How my dad (unintentionally) taught me to love reading

I grew up an only child. That doesn’t necessarily mean that my parents had the luxury of time to shower me with attention. They worked around the clock, and sometimes they needed to be away for days. I spent a lot of time alone as a child, finding solace in the company of my Barbie dolls and self-narrated tea parties. I wish I could say I spent all that solitude reading, and that would be the end of this story, but that wasn’t the case.

Necessity forced me to learn how to read. According to my dad, I was three years old. My dad was always the parent with reading duty. Our ritual consisted of me picking out a book every night (I never tired of these giant Disney princess picture books), jumping into their bed, snuggling beside him while sucking my thumb, and drifting off to sleep as I listened to my dad’s sonorous voice narrating princess woes, prince charmings, and fairytale endings.

At least, that’s what I always expected. Dad never got to the part with the prince or the ending. He would nod off to sleep by the second page despite my violent protests. I have recollections of tears streaming down my face, begging him to wake up and finish the story, my tiny fists grabbing bunches of his pajama top, because I was so desperate to find out what happened to Princess Aurora even though I already knew the answer from the previous night.

I just wanted someone to tell me. Tell me what happens next. Tell me it ends well.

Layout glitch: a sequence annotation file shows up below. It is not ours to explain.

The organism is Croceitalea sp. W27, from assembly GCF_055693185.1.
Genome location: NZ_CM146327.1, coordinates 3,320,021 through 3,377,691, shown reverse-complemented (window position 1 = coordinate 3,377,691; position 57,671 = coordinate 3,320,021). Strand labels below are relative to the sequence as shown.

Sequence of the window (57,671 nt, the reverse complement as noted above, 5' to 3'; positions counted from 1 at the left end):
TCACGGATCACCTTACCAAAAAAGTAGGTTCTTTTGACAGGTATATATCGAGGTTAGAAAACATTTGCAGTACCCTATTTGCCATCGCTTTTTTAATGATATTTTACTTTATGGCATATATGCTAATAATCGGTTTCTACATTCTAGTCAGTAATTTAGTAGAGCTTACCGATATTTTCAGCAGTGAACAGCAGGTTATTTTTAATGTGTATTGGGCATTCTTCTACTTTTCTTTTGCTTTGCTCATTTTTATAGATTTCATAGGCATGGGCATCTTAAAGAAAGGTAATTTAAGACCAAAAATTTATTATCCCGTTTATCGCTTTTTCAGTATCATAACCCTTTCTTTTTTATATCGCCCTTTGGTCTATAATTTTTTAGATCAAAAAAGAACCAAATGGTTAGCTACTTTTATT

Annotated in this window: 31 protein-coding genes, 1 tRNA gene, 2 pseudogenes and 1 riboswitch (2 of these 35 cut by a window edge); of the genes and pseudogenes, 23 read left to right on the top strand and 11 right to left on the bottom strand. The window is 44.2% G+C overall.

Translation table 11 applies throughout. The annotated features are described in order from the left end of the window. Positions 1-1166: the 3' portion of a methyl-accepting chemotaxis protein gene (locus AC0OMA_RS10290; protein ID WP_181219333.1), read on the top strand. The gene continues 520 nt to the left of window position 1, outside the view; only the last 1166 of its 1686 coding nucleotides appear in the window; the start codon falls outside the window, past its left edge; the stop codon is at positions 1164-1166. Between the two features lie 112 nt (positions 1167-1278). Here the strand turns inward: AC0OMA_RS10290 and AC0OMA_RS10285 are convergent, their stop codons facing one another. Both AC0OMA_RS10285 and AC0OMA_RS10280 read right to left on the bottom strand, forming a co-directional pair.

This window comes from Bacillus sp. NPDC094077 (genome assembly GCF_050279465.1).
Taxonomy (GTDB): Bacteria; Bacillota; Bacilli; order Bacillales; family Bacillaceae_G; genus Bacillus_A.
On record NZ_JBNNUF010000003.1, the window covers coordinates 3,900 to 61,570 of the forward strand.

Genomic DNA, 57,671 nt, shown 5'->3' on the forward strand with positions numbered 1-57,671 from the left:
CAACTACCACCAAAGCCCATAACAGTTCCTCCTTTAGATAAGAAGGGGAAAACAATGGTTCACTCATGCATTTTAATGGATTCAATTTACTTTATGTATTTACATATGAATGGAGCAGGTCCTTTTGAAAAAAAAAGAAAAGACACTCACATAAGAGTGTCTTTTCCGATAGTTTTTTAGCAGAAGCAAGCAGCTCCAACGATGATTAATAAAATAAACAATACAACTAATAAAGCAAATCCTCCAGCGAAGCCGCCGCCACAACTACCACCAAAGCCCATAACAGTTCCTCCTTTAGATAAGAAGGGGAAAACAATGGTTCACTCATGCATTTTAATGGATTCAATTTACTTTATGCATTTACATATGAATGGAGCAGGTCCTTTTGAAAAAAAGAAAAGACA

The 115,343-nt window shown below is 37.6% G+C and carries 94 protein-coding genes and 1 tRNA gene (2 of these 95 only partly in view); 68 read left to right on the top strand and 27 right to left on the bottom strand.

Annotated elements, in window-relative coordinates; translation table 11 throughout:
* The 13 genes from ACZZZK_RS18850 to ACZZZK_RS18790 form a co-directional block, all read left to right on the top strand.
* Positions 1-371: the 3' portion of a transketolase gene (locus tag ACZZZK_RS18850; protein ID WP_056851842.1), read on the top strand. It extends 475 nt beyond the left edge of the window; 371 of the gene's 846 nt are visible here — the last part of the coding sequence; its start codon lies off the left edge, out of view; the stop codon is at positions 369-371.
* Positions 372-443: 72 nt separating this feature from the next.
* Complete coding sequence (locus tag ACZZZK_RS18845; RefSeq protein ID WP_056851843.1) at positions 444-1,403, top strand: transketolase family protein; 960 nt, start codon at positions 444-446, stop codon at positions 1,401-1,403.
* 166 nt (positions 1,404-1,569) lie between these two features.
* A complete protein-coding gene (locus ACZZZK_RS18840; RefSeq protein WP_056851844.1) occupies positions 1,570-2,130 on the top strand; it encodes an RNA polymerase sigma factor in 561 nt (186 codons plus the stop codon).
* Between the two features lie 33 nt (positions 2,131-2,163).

I didn’t know it then, but Dad did me a favor. He would keep his eyes shut throughout my tearful episode, eventually really falling asleep, signaled by his loud snores. That’s when I knew I was really on my own. I would wipe my tears on the sleeves of my pajamas, pick up the giant book in my hands, and read. I would sound out the words. I would push myself to finish every one until I could turn to the next page until I got to the end.

It turns out that I knew the story before I even knew how to read. Decades later, my dad told me the truth.

”I came up with the idea because I saw you mouthing the words while I read. I knew you knew the story already,” he said, his eyebrows furrowed, recalling the time as if I were the one who had scammed him. Perhaps I did—I was scamming him out of a few hours of a good night’s rest.

This went on for a long time, maybe a year. Then I stopped sleeping in my parents’ bed. They would lay out a pull-out bed for me every night, next to theirs. I would pick out my book, graduating from Disney Princesses to Dr. Seuss, and read to myself every night. And then I got a little bit older and started sleeping in my own room, poring through Nancy Drew and Ally McBeal books until I fell asleep. Reading helped me grow up, and find my independence.

In hindsight, perhaps reading was a form of self-soothing for me. It was my way of telling myself things would work out if we just kept going. The happy ending is out there somewhere, waiting at the end of all these pages.

If you enjoyed this post, be sure to check out my other Shelf Reflections.


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